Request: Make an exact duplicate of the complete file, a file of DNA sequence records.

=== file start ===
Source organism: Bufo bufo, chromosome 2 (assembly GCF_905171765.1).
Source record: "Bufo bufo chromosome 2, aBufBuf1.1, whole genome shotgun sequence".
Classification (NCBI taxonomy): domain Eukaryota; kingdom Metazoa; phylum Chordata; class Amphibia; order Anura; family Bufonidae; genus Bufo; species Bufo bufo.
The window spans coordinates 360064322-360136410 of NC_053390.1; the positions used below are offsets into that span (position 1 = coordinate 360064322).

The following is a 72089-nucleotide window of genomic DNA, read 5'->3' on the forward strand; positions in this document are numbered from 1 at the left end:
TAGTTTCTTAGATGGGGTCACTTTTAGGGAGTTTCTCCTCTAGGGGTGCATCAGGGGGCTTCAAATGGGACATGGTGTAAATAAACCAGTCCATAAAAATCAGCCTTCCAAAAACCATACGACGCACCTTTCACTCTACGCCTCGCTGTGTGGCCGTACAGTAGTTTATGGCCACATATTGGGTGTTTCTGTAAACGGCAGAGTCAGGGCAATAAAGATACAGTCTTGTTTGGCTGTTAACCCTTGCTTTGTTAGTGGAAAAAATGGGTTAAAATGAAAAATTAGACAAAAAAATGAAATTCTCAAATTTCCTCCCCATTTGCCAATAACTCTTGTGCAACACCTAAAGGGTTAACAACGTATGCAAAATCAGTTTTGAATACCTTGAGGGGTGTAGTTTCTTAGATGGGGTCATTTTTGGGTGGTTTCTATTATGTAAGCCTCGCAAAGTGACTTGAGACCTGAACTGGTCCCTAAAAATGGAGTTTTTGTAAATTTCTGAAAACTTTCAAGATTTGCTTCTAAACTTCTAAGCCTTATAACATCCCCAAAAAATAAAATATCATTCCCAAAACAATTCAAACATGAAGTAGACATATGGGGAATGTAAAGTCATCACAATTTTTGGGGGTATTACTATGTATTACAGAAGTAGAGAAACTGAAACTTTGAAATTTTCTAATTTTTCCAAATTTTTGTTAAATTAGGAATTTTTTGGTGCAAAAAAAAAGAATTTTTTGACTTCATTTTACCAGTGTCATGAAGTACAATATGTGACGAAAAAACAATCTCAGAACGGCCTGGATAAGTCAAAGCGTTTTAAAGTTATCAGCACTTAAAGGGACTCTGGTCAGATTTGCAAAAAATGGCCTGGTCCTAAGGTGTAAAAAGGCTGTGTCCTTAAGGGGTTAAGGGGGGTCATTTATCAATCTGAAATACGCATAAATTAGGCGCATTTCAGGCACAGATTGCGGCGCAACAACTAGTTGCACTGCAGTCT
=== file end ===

Source organism: Bufo bufo, chromosome 2 (assembly GCF_905171765.1).
Source record: "Bufo bufo chromosome 2, aBufBuf1.1, whole genome shotgun sequence".
Classification (NCBI taxonomy): domain Eukaryota; kingdom Metazoa; phylum Chordata; class Amphibia; order Anura; family Bufonidae; genus Bufo; species Bufo bufo.
The window spans coordinates 360064322-360136410 of NC_053390.1; the positions used below are offsets into that span (position 1 = coordinate 360064322).

The following is a 72089-nucleotide window of genomic DNA, read 5'->3' on the forward strand; positions in this document are numbered from 1 at the left end:
TAGTTTCTTAGATGGGGTCACTTTTAGGGAGTTTCTCCTCTAGGGGTGCATCAGGGGGCTTCAAATGGGACATGGTGTAAATAAACCAGTCCATAAAAATCAGCCTTCCAAAAACCATACGACGCACCTTTCACTCTACGCCTCGCTGTGTGGCCGTACAGTAGTTTATGGCCACATATTGGGTGTTTCTGTAAACGGCAGAGTCAGGGCAATAAAGATACAGTCTTGTTTGGCTGTTAACCCTTGCTTTGTTAGTGGAAAAAATGGGTTAAAATGAAAAATTAGACAAAAAAATGAAATTCTCAAATTTCCTCCCCATTTGCCAATAACTCTTGTGCAACACCTAAAGGGTTAACAACGTATGCAAAATCAGTTTTGAATACCTTGAGGGGTGTAGTTTCTTAGATGGGGTCATTTTTGGGTGGTTTCTATTATGTAAGCCTCGCAAAGTGACTTGAGACCTGAACTGGTCCCTAAAAATGGAGTTTTTGTAAATTTCTGAAAACTTTCAAGATTTGCTTCTAAACTTCTAAGCCTTATAACATCCCCAAAAAATAAAATATCATTCCCAAAACAATTCAAACATGAAGTAGACATATGGGGAATGTAAAGTCATCACAATTTTTGGGGGTATTACTATGTATTACAGAAGTAGAGAAACTGAAACTTTGAAATTTTCTAATTTTTCCAAATTTTTGTTAAATTAGGAATTTTTTGGTGCAAAAAAAAAGAATTTTTTGACTTCATTTTACCAGTGTCATGAAGTACAATATGTGACGAAAAAACAATCTCAGAACGGCCTGGATAAGTCAAAGCGTTTTAAAGTTATCAGCACTTAAAGGGACTCTGGTCAGATTTGCAAAAAATGGCCTGGTCCTAAGGTGTAAAAAGGCTGTGTCCTTAAGGGGTTAAGGGGGGTCATTTATCAATCTGAAATACGCATAAATTAGGCGCATTTCAGGCACAGATTGCGGCGCAACAACTAGTTGCACTGCAGTCT